Fractures of the clavicle (collar-bone) usually occur after a heavy fall onto the shoulder, typically after falling off a bike or ladder.
Key Points — Diagnosis and Management
These points will be discussed in more detail when you meet your surgeon.
- Clavicle fractures range from simple, undisplaced injuries that can be managed without surgery, to those that are very displaced.
- The majority of people with this problem can be managed without surgery.
- The clavicle is easier to fix when the injury is ‘fresh’, but if the fracture doesn’t heal this can be done at a later stage.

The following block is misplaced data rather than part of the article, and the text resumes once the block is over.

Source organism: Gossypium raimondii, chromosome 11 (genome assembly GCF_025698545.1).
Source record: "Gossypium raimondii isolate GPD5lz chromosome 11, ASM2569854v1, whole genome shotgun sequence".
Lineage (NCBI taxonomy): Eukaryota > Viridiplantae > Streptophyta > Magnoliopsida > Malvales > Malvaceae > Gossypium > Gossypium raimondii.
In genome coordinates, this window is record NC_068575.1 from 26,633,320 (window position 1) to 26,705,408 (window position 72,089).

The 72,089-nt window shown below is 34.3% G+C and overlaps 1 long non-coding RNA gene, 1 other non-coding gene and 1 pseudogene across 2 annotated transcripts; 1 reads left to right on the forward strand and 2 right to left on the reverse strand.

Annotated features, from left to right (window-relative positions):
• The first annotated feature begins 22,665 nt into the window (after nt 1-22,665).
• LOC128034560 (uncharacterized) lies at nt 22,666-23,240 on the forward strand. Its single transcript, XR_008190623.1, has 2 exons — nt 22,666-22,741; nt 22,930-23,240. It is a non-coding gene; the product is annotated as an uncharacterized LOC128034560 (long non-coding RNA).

- People with physical jobs, ongoing pain, or concerns regarding the way the shoulder looks are more likely to undergo surgery.
Key Points — Surgical Treatment
- Most people go home on the same or next day.
- You will have a general anaesthetic (you will be asleep).
- Your shoulder will feel stable and pain free within a few days of surgery in the majority of cases.
- You will be in a sling for 2–3 weeks.
- You will not be driving for 4–6 weeks.
- You cannot do any heavy work or sport for 3 months.
- This is a safe, reliable and effective operation for 90% of people.
- You may need removal of the metal plate from your clavicle 6 months after the surgery. This occurs in around half of all cases and recovery after this surgery only takes a number of days.